• We’ve covered a lot in a very small amount of time, the mechanics of the API itself, how we use each of the components to build up interfaces and we’ve looked at some examples of some applications of things you can do with it.I’ve got some resources here for you, besides the background stuff of the first three there’s all my demos on my github that you can play around with and see working – they’ve been designed to be cross platform as well which some of the others aren’t. Maxine has all of these so she’ll send around today so you have things to play with. And I’ll have my presso up on slideshare pretty shortly which has all my notes and links in it too.
  • Unfortunately we don’t have any time for questions right now but I’m around today and tomorrow so please feel free to come and grab me and ask away if you have one and I’ll be more than happy to chat about touchy stuff.Thanks very much for listening and I hope you’ll all go from here and start to build beautiful, expressive touch interfaces for your web applications.


  • 1. Getting Touchy Feelywith the WebWDC Melbourne 23 May, 2012@ajfisher
  • 2. (CC) flickr - zzpza
  • 3. 1. Mechanics of the API2. Using the components3. Applications
  • 4. Mechanics of the APIImage (CC) flickr – grunge textures
  • 5. Touch Event APItouchstarttouchendtouchmovetouchcanceltouchentertouchleave
  • 6. Touch Event APItouchstarttouchendtouchmovetouchcanceltouchentertouchleave
  • 7. TouchEvent ObjectTouchList touchesTouchList targetTouchesTouchList changedTouchesboolean altKey, metaKey, ctrlKey, shiftKeyEventTarget relatedTarget
  • 8. TouchEvent ObjecttouchesAll touchestargetTouchesTouches related to DOM object with bound event.Watch out for nestingchangedTouchesTouches that caused this event to fire
  • 9. Touch ObjectidentifiertargetpageX, pageYclientX, clientYscreenX, screenYradiusX, radiusYforcerotationAngle
  • 10. Touch ObjectidentifiertargetpageX, pageYclientX, clientYscreenX, screenYradiusX, radiusYforcerotationAngle
  • 11. SupportTouch Android 2.1+ / iOS 3+ / Opera Mobile / Firefox MobileMulti touch iOS 3+ Android 3+ (targetTouches only) Android 4+ (all) Opera Mobile & Firefox Mobile (depends on OS)
  • 12. Touch API is likely to change
  • 13. Making things touchableImage (CC) flickr – Mary Scheirer
  • 14. Detecting a single touch
  • 15. canvas.addEventListener("touchstart", (function(evt) { Single Touch evt.preventDefault(); start_point = $.extend({}, evt.changedTouches[0]); end_point = null; draw_touches();}), false);canvas.addEventListener("touchend", (function(evt) { end_point = evt.changedTouches[0]; current_point = null; draw_touches();}), false);canvas.addEventListener("touchmove", (function(evt) { evt.preventDefault(); current_point = evt.targetTouches[0]; draw_touches();}), false);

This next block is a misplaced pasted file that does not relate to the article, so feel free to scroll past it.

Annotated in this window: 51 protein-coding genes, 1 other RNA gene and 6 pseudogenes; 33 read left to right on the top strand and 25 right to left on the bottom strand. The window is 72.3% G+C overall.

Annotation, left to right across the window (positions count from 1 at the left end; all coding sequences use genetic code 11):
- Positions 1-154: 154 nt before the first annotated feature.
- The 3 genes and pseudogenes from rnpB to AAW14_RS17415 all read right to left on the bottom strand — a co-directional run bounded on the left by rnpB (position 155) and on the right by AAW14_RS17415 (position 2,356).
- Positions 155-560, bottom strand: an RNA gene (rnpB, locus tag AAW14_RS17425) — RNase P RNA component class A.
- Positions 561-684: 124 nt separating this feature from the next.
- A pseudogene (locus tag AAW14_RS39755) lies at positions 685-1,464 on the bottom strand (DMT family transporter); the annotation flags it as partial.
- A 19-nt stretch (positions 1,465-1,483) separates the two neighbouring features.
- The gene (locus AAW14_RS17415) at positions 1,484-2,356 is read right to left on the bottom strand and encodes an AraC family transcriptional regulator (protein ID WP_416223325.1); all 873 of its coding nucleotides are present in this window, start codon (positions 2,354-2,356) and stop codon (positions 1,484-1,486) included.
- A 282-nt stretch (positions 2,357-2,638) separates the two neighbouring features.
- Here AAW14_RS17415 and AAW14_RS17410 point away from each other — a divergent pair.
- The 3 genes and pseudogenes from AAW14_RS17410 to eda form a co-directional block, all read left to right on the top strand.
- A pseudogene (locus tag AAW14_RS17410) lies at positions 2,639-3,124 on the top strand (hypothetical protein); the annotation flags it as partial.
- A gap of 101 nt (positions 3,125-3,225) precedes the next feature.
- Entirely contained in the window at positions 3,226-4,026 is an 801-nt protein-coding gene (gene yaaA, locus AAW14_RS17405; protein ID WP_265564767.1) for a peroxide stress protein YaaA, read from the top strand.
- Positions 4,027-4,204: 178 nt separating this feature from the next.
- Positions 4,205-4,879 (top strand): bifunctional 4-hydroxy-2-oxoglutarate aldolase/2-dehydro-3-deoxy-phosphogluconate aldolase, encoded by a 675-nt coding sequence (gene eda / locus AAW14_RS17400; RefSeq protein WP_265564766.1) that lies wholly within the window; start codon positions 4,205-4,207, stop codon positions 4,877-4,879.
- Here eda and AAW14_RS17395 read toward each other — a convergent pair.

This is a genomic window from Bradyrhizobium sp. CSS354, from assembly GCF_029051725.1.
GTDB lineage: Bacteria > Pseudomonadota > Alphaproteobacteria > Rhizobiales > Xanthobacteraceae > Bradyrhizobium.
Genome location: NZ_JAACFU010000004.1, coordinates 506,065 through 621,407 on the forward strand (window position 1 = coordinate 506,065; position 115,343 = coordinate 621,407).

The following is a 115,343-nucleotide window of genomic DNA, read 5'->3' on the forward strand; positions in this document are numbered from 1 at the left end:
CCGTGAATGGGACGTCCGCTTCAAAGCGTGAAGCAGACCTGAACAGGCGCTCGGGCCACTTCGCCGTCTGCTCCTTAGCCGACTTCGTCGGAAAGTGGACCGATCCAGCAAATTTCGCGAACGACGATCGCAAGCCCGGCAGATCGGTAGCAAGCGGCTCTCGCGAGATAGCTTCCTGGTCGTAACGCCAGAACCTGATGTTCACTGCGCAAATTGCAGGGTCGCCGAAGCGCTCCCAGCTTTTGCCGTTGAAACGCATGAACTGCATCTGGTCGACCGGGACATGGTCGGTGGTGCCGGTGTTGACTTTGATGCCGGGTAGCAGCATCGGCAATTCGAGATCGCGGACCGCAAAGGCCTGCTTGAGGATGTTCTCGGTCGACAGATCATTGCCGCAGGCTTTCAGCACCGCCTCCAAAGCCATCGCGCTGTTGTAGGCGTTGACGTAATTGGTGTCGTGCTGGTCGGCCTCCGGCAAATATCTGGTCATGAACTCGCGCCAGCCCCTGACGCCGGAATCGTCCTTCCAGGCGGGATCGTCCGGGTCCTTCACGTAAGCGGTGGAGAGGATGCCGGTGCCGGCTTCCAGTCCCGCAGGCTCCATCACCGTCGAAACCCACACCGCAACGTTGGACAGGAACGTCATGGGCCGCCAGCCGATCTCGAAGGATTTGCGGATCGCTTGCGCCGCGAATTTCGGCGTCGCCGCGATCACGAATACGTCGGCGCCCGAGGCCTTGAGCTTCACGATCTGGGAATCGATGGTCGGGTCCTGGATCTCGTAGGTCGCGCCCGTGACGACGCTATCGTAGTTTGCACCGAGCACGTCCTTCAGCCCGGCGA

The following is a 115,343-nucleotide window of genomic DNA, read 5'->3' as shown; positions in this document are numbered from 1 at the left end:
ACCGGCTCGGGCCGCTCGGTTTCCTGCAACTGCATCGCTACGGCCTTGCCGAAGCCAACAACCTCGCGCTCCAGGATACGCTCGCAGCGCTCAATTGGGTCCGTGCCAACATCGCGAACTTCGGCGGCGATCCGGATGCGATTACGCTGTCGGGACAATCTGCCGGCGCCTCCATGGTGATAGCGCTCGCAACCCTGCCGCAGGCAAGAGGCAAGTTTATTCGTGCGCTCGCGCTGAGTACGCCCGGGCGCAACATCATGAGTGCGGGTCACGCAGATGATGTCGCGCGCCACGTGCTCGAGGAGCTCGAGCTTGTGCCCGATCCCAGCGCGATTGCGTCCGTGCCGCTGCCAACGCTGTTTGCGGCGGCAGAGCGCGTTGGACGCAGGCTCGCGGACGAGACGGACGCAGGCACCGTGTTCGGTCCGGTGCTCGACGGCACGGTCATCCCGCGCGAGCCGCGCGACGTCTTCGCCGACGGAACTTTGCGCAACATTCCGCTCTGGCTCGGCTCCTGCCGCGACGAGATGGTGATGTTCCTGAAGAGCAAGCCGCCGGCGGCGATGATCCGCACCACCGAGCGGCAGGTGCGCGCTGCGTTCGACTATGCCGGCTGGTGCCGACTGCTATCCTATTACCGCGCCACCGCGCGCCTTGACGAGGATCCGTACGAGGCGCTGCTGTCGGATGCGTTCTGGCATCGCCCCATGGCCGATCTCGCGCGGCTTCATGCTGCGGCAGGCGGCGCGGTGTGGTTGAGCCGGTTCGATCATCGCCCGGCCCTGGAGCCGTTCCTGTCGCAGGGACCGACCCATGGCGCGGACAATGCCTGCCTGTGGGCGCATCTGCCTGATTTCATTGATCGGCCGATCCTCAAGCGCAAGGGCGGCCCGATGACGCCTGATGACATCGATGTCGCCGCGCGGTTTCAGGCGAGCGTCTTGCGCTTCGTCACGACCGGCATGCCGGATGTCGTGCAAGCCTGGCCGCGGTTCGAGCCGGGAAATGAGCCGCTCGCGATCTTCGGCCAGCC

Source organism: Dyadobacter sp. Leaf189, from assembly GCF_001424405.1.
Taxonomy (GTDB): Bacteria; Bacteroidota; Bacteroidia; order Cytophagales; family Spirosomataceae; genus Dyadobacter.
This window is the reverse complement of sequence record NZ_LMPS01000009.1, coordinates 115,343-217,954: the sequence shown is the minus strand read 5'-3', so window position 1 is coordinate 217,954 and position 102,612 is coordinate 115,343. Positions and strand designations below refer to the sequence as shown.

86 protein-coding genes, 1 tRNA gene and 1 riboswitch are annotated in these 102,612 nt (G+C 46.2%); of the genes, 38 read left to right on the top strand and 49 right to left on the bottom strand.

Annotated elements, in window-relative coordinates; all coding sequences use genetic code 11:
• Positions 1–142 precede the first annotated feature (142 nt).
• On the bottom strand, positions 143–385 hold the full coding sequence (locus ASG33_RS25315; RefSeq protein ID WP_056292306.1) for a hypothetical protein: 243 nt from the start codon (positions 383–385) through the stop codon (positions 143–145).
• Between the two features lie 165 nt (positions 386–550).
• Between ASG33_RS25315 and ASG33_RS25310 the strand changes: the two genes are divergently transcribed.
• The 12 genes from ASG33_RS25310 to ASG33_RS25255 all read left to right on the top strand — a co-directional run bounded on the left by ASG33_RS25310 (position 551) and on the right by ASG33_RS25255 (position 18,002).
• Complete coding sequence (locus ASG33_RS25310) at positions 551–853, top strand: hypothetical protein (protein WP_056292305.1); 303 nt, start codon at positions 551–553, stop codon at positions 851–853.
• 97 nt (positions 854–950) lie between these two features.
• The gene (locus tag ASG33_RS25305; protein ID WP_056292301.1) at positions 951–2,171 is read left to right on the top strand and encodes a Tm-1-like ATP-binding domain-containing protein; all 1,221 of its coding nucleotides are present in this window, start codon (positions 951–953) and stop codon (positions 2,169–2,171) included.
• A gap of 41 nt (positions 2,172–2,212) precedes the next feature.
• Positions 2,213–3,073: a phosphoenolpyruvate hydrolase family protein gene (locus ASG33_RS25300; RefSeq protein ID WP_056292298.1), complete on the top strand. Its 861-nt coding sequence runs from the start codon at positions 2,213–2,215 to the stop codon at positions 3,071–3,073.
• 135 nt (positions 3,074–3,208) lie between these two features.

• 16. Single touch - demoDemo at
  • 17. Detecting multi touchesImage (CC) flickr – Jason White
  • 18. canvas.addEventListener("touchstart", (function(evt) { Multi touch evt.preventDefault(); start_point.push($.extend({}, evt.changedTouches[0])); draw_multi_touches();}), false);canvas.addEventListener("touchend",(function(evt) { end_point.push($.extend({}, evt.changedTouches[0])); draw_multi_touches(); if (evt.targetTouches.length == 0) { start_point = new Array(); end_point = new Array(); }}), false);canvas.addEventListener("touchmove", (function(evt) { evt.preventDefault(); current_point = evt.targetTouches; draw_multi_touches();}), false);
  • 19. Multi touch - demoDemo at
  • 20. Consider default behavioursevent.preventDefault()event.stopPropagation()
  • 21. Understanding gestureImage (CC) flickr – Marc Wathieu
  • 22. Pinch Zoom - touchstartimgzoom.addEventListener("touchstart", check_zoom, false);function check_zoom(evt) { evt.preventDefault(); var tt = evt.targetTouches; if (tt.length >= 2) { dist = distance(tt[0], tt[1]); scaling = true; } else { scaling = false; }}
  • 23. Pinch Zoom - touchmoveimgzoom.addEventListener("touchmove", do_zoom, false);function do_zoom(evt) { evt.preventDefault(); var tt = evt.targetTouches; if (scaling) { curr_scale = distance(tt[0], tt[1]) / dist * scale_factor; = "scale(" + curr_scale + ", " + curr_scale + ")"; }}
  • 24. Pinch Zoom - touchendimgzoom.addEventListener("touchend", end_zoom, false);function end_zoom(evt) { var tt = evt.targetTouches; if (tt.length < 2) { scaling = false; if (curr_scale < min_zoom) { scale_factor = min_zoom; } else { if (curr_scale > max_zoom) { scale_factor = max_zoom; } else { scale_factor = curr_scale; } } } = "scale(" + scale_factor + ", " + scale_factor + ")"; } else { scaling = true; }}
  • 25. Pinch Zoom- demoDemo at
  • 26. Applications of touchImage (CC) flickr – Jamie Buscemi
  • 27. Drag and drop- demoDemo at
  • 28. NY Times Skimmer- demoDemo at
  • 29. OnSwipe- demoDemo at with a mobile device
  • 30. Flickr- demoDemo at
  • 31. ResourcesW3C Rocks list of touch demo patent
  • 32. Getting Touchy Feelywith the WebWDC Melbourne 23 May,